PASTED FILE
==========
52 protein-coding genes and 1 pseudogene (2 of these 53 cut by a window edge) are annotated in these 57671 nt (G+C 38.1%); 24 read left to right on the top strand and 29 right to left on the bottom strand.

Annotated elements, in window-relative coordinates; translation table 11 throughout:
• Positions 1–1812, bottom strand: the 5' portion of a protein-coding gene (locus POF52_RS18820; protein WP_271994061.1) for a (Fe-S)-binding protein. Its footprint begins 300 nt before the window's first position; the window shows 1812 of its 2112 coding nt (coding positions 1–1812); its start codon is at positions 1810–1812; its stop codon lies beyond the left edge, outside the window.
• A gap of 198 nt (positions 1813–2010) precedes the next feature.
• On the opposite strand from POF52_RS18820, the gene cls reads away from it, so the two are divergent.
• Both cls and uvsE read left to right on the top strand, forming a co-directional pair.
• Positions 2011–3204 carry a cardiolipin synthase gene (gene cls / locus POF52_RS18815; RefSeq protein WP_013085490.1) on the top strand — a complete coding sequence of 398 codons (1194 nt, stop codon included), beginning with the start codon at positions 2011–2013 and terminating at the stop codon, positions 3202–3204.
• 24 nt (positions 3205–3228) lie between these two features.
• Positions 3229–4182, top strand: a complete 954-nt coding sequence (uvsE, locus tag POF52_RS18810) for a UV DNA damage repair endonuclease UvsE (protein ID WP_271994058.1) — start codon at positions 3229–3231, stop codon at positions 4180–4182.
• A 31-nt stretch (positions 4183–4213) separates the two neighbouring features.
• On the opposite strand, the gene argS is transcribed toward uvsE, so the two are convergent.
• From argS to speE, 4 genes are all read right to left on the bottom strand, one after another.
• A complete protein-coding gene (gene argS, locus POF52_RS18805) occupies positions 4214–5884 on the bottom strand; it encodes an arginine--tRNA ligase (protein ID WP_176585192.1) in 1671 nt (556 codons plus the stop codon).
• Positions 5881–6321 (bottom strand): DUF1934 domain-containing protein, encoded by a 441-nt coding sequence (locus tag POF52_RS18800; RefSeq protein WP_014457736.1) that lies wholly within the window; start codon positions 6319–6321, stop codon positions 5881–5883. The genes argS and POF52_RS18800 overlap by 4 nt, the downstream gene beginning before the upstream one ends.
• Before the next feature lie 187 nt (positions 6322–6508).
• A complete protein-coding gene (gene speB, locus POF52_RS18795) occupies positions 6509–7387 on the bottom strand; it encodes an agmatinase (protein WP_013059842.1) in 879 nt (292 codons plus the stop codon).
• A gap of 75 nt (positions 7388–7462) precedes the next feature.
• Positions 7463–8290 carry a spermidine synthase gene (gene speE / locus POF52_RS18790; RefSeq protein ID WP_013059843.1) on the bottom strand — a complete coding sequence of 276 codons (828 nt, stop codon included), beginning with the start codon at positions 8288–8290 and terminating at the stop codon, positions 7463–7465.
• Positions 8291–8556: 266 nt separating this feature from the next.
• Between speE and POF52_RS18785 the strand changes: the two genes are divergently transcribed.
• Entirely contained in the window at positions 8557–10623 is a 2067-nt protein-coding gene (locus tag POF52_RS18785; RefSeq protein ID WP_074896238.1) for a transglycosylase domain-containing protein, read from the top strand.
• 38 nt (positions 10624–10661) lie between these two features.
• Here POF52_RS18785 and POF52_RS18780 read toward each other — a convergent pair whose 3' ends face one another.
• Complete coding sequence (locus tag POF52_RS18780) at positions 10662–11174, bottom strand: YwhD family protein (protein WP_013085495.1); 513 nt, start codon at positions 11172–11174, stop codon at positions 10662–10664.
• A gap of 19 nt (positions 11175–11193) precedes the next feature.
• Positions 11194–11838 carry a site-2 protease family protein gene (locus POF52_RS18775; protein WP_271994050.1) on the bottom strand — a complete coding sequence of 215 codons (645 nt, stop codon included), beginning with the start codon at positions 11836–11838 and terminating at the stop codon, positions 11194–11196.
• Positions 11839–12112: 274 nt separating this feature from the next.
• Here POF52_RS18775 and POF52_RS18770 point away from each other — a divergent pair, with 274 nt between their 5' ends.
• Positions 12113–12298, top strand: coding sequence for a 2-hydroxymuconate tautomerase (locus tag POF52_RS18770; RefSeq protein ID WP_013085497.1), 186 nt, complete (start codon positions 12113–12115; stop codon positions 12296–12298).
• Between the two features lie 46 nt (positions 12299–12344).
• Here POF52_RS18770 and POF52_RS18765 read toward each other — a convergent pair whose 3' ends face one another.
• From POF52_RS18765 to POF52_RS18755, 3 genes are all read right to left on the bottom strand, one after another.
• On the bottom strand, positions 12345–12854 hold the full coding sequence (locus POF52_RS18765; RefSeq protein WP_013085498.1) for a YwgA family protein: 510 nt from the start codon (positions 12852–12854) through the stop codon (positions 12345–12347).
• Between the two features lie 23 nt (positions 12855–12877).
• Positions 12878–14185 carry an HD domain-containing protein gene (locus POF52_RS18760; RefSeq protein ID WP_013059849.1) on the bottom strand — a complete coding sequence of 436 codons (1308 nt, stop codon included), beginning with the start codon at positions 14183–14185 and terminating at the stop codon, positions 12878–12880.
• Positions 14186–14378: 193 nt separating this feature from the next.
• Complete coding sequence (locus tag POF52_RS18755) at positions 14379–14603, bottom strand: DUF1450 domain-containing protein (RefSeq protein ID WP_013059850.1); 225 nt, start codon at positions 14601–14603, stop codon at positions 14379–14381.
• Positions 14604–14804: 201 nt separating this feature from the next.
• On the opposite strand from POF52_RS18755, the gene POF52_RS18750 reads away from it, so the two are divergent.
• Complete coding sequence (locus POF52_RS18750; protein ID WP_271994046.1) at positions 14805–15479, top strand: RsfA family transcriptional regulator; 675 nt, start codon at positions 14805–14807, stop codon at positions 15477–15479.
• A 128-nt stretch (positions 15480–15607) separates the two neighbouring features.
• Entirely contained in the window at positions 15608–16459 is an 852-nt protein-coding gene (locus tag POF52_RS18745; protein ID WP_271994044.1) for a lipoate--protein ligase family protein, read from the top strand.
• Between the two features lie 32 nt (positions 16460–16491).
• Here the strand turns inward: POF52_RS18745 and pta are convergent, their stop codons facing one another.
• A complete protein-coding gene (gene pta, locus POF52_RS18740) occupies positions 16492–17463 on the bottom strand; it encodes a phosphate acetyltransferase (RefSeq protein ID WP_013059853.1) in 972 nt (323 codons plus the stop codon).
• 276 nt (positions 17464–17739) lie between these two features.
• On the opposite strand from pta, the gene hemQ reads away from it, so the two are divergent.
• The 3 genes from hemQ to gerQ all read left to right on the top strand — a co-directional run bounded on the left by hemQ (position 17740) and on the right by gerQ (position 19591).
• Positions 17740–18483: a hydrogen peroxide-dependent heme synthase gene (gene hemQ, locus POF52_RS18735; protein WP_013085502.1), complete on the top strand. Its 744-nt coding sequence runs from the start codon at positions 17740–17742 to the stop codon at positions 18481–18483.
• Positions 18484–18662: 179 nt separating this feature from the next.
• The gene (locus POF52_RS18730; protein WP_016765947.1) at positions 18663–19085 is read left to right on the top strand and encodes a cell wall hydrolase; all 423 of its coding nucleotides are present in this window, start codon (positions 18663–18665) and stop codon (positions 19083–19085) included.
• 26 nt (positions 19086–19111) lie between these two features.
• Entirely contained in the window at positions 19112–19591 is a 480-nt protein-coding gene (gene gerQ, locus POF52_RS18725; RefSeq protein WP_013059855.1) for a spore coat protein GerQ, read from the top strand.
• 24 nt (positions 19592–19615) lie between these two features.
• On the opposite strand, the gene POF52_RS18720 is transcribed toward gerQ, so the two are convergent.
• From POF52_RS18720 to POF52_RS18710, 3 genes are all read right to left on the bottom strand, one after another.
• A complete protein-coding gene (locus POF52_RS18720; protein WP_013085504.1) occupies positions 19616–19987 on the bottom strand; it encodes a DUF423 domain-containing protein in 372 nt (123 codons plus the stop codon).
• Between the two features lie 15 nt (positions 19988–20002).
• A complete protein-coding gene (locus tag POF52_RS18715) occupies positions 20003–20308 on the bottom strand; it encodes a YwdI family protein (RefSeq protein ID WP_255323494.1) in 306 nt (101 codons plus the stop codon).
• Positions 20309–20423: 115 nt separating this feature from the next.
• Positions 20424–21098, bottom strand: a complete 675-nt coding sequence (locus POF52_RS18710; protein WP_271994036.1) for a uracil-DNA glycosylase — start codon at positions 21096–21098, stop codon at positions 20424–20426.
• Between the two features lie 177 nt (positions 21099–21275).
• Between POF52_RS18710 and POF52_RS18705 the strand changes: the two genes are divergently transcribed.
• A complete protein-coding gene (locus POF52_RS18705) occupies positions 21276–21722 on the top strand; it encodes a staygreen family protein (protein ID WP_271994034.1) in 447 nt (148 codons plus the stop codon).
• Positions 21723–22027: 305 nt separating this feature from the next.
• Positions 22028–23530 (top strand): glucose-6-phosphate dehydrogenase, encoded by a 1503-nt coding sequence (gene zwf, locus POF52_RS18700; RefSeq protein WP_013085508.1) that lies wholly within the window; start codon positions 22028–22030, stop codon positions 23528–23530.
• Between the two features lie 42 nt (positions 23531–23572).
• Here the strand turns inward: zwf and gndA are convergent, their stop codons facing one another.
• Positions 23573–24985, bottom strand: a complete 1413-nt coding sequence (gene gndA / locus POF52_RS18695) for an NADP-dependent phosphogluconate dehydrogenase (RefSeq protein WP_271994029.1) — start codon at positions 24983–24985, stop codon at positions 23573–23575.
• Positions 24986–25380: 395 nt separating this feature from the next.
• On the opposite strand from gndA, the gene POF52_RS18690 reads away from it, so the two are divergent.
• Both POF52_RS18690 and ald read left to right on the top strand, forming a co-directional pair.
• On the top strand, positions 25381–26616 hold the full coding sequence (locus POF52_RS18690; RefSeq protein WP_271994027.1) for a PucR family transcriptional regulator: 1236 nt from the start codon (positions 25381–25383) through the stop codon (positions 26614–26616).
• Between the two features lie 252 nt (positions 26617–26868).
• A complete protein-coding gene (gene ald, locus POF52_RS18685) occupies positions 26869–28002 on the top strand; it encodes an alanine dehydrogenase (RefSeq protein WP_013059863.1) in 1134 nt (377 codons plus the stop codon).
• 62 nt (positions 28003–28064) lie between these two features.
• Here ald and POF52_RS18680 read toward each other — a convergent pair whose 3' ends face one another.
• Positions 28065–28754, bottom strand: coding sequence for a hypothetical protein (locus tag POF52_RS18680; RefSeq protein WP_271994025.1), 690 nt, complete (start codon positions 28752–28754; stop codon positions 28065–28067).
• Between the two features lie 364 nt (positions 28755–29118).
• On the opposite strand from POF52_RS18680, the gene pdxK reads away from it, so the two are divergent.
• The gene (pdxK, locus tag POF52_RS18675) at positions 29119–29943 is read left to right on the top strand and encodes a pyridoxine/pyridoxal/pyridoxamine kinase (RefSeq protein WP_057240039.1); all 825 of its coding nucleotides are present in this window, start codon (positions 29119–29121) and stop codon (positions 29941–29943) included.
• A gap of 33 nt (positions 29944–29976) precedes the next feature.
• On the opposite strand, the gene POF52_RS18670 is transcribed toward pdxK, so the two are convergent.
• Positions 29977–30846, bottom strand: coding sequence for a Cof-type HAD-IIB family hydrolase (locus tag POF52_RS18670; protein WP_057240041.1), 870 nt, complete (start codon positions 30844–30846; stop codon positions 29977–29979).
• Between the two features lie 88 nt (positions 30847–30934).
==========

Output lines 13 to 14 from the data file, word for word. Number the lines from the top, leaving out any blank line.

• A complete protein-coding gene (gene argS, locus POF52_RS18805) occupies positions 4214–5884 on the bottom strand; it encodes an arginine--tRNA ligase (protein ID WP_176585192.1) in 1671 nt (556 codons plus the stop codon).
• Positions 5881–6321 (bottom strand): DUF1934 domain-containing protein, encoded by a 441-nt coding sequence (locus tag POF52_RS18800; RefSeq protein WP_014457736.1) that lies wholly within the window; start codon positions 6319–6321, stop codon positions 5881–5883. The genes argS and POF52_RS18800 overlap by 4 nt, the downstream gene beginning before the upstream one ends.